Also, has anyone REALLY tested to see if perpendicular is truly a reliable technology? Seems like manufacturers have 50 years of experience with parallel storage, and only 1-2 years using perpendicular storage...
    Reply
  • Spoelie - Tuesday, March 20, 2007 - link

    Bulkier, slower, less energy efficient and more moving parts that reduce reliability all in the name of increased capacity is not the way to the future. I think the biggest problem at the moment is NOT storage capacity, they're mostly increasing capacity to keep HDs evolving and not drop in price, as it's one of the only competitive advantages. If you can increase capacity with the same material cost and some extra R&D, it would be stupid not to do it, and a better way than increasing the material cost.

    In fact, regular folk have way too much capacity at the moment. A Seagate CEO worded it nicely a while back "Face it, we're not changing the world. All we do is enable people to store more crap/porn."

    The future lies in the direction of flash based hard drives: smaller, less/no moving parts instead of more, faster access times, lower energy consumption/heat. Or other alternative technologies that offer the same advantages. The densities and cost are the only reasons we're not all buying them at the moment, something that should be fixed over time.

    If you're worried about unused case slots, buy one of those things that enable you to install normal hard drives in it, or convince the case designers to include more 3 1/2" slots and less 5 1/4" slots.
    Reply
  • misuspita - Monday, March 19, 2007 - link

    Have you ever seen a slow motion filming of a cd-rom disk wobbling? Same thing here! I think the platters got smaller because the vibrations produced by them grew with the speed. Since today's r/w heads need to be extremely close to the surface, that would be utterly impossible to control at that speed and diameter. They changed also from an aluminum based disk to an glass based one also, because the roughness of the surface on the Al platter. Reply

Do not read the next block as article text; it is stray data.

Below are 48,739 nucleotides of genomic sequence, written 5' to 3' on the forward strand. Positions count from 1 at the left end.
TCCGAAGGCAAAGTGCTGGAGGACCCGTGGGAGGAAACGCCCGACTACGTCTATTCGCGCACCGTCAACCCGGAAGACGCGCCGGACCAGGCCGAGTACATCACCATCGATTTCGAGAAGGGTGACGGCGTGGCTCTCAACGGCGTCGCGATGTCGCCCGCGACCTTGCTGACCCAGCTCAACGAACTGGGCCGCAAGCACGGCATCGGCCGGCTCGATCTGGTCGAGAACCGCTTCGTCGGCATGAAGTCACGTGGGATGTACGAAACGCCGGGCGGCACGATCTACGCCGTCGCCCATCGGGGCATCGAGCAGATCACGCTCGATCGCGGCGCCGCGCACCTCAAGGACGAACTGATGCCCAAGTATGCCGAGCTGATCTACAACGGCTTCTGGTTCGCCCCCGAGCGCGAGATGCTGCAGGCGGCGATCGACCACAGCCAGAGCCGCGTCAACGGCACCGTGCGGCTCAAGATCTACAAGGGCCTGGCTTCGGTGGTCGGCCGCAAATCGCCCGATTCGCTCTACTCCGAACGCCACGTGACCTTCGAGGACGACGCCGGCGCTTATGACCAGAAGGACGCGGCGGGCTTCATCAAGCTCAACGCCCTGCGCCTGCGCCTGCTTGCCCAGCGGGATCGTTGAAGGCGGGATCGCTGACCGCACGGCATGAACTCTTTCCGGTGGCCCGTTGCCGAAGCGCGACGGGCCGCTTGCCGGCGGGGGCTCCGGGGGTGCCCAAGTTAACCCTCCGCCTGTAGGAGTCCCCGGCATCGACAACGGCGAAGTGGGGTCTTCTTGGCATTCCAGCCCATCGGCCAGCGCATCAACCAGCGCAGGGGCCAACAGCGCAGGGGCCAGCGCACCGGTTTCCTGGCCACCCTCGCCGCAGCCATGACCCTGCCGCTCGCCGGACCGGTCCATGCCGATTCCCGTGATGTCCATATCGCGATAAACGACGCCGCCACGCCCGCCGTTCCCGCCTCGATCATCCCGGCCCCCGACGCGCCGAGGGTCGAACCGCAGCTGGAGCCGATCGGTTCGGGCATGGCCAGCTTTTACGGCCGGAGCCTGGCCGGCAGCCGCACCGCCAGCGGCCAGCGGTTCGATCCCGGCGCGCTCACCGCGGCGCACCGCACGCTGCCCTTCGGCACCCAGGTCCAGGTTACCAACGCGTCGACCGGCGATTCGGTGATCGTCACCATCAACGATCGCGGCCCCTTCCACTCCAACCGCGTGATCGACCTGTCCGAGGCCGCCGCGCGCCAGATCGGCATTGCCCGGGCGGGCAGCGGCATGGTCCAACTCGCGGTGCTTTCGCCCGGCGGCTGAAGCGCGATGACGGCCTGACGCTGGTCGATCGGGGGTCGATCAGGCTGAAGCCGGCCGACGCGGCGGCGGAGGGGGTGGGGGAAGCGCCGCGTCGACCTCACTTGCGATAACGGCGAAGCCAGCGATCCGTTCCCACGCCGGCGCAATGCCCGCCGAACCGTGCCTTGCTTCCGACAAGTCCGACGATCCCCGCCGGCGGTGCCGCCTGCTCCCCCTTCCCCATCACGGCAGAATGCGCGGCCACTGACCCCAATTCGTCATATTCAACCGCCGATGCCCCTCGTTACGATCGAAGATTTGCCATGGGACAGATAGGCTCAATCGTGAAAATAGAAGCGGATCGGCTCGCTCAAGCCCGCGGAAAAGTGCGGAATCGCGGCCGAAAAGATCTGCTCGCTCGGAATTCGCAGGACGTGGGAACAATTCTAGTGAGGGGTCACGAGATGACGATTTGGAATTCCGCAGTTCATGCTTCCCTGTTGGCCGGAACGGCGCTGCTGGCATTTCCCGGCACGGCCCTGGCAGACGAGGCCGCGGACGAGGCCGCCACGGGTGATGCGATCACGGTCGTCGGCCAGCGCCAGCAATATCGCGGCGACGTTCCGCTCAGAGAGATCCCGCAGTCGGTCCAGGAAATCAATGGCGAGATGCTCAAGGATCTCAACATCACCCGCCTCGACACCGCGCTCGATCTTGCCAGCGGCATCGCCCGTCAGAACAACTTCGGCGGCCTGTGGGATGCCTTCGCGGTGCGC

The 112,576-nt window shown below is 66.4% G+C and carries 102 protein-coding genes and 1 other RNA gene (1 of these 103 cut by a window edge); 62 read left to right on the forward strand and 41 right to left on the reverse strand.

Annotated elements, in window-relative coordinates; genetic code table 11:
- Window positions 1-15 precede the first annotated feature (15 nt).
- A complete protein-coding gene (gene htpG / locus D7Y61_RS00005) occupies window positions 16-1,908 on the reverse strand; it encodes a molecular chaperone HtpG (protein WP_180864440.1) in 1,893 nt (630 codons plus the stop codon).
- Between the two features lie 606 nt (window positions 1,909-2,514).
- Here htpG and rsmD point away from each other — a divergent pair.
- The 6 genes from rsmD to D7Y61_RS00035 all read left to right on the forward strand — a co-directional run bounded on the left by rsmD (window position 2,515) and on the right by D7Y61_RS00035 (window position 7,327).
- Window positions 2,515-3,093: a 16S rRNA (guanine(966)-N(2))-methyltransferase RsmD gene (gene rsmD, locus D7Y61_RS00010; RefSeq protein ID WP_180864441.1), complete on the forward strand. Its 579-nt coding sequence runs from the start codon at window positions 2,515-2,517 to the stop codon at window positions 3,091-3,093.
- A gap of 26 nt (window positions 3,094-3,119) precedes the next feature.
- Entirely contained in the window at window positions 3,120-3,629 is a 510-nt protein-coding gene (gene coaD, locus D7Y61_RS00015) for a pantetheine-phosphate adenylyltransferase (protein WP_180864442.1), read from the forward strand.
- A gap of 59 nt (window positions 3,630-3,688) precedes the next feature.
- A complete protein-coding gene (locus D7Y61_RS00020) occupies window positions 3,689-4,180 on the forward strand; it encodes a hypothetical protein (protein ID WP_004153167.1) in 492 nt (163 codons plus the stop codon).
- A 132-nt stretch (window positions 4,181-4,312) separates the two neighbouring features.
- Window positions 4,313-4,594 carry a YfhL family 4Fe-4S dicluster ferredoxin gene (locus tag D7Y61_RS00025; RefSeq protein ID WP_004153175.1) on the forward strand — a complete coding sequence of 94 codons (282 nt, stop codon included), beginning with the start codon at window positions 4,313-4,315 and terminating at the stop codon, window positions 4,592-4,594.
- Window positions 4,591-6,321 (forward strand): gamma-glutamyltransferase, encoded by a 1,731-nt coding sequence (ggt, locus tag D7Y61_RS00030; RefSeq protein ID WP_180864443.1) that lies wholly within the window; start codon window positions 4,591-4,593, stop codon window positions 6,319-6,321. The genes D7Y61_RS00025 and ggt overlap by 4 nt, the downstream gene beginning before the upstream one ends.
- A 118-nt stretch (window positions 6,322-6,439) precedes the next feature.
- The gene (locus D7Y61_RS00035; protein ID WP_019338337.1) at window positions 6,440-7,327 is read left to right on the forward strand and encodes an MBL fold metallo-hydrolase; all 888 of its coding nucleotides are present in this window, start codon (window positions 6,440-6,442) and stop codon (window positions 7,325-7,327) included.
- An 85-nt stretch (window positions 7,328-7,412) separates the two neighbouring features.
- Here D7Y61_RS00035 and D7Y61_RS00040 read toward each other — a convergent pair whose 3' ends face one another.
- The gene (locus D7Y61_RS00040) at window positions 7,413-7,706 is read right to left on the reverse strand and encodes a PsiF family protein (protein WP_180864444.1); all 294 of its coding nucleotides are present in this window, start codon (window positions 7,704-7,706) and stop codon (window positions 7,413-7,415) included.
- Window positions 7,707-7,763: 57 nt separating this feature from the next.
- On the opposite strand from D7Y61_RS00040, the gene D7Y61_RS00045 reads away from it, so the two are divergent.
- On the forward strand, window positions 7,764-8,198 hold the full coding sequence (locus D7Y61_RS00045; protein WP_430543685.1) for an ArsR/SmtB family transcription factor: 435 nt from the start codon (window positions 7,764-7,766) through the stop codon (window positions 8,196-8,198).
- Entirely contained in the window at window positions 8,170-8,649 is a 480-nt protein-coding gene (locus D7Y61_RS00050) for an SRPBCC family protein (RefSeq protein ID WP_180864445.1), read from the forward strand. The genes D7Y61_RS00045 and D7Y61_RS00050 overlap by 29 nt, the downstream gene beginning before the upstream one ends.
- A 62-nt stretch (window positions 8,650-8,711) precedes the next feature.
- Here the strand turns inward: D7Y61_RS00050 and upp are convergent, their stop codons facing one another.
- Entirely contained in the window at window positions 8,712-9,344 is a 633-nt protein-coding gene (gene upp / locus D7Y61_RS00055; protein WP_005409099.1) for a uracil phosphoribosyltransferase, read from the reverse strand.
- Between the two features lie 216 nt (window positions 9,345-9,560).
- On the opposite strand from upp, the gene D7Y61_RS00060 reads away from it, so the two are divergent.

• tygrus - Monday, March 19, 2007 - link

    It's harder to spin a large diametter platter at high speed. More weight, more wobble, slower access times. I saw once a 5.25" 4x2.5" SATA drive array. Quantum used to do a large format BigFoot for cheap, slow large capacity but it wasn't continued. We have plenty of capacity per platter but limited perf/GB (worse every year) so why decrease performance to increase capacity ? Reply
  • piroroadkill - Monday, March 19, 2007 - link

    All of the Seagate Barracuda 7200.10 drives have been perpendicular for some time..

    It seems like a perfectly reliable tech to me
    Reply
  • Olaf van der Spek - Monday, March 19, 2007 - link

    How smart is it to use temperatures from SMART?
    Did you verify all HDDs use good quality unbiased temperature sensors?

    > Our thermal tests utilize sensor readings via the S.M.A.R.T. (Self-Monitoring, Analysis and Reporting Technology) capability of the drives and are reported by utilizing the Active SMART 2.42 utility.
    Reply